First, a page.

As cities become greener spaces, recent years have seen a resurgence of an old idea. Urban gardening was popularized during World War II when food resources were difficult to import and export. At that time a lot of cities, especially in England and Europe, repurposed parks and empty lots into farmland that became known as Victory Gardens.
The recent sustainable living movement has increased the number of people planting urban gardens. Some people are even going as far as urban beekeeping. The interconnection between gardens and bees is significant. Did you know that bees are responsible for the cross-pollination of 30% of crops and 90% of wild plants? Without this cross-pollination, the plants on the planet would no longer thrive. Planting an urban garden, regardless of whether you can eat it, helps the bees find food in what would normally be a barren wasteland.
There are a few different strategies for starting a successful urban garden. Whether you have a small yard in which to plant or you are planning to utilize a south-facing window for maximum sunlight, your planting tactics will be different depending on your situation.
If you have a yard or balcony, the first thing you need to do is figure out how much sun you’ll get. Sun is a huge part of gardening. Some plants, like lettuces and zucchini, are completely fine with a shady porch or cool window sill. But if your heart is set on tomatoes, you will need as much sun as you can get.
Typically plants get the most sunlight when facing south. Because the sun rises and sets in the east and west, placing your garden in those directions will get you sunlight for only half the day. Because of the tilt of the Earth on its axis and your geographic position in the United States, the sunniest part of your home is in the south and the shadiest is in the north.
Once you’ve found the best location, you have to assess your space. If you have a yard you need to decide between planting in raised beds or directly into the ground. Both have their benefits, planting in the ground means the plants are more capable of managing their water levels compared to raised beds but raised beds give you more control over the soil you’re planting into. If your city was built on acidic soil and you want to grow blueberries you’re probably fine, but those beans won’t like it.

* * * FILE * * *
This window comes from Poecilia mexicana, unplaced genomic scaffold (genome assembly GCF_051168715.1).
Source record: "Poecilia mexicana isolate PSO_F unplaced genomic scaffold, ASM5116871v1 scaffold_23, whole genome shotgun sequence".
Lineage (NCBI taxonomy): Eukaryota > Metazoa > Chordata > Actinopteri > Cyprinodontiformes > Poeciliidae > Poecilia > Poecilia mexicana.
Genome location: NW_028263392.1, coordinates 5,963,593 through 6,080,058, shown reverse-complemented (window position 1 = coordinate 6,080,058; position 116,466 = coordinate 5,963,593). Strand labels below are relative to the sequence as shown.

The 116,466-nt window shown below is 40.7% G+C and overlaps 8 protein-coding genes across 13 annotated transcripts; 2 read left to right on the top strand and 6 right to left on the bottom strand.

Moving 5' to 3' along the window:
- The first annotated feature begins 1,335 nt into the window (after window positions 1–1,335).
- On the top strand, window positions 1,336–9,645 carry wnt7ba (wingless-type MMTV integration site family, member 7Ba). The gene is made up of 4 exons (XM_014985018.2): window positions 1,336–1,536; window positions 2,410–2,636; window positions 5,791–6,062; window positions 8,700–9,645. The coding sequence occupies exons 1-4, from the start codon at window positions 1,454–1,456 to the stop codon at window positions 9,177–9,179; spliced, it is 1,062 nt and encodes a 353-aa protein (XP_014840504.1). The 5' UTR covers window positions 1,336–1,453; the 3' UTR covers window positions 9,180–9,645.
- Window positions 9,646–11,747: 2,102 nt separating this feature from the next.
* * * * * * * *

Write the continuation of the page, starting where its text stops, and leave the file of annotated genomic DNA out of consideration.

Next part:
If you want to save some money or you don’t really have a yard to plant in, container gardening a great way to start off on that sustainable path of urban gardening. In particular, you can turn anything into a container. This option is a great way to upcycle and create something useful out of something you thought you’d throw away. Things like coffee containers, plastic tubs from margarine, or an unused bucket will work. Anything that can hold dirt can hold plants.
Make sure to check the average depth plants reach before you start your container spread. Things like carrots, where you eat the root, have longer roots than lettuce and other leafy greens. Seed packets generally tell you everything you need to know about what to plant and where.
Lastly, don’t kick yourself if it doesn’t work out the first time. Gardening is a process, enjoy it. Get messy, make mistakes, and learn along the way.
For those who prefer a more traditional home-like experience when on vacation, a timeshare can make sense. If you’ve gotten many years of good use out of your timeshare and now want to get rid of it, a timeshare cancellation company like Timeshare Freedom Group or Lonestar transfer may be able to help.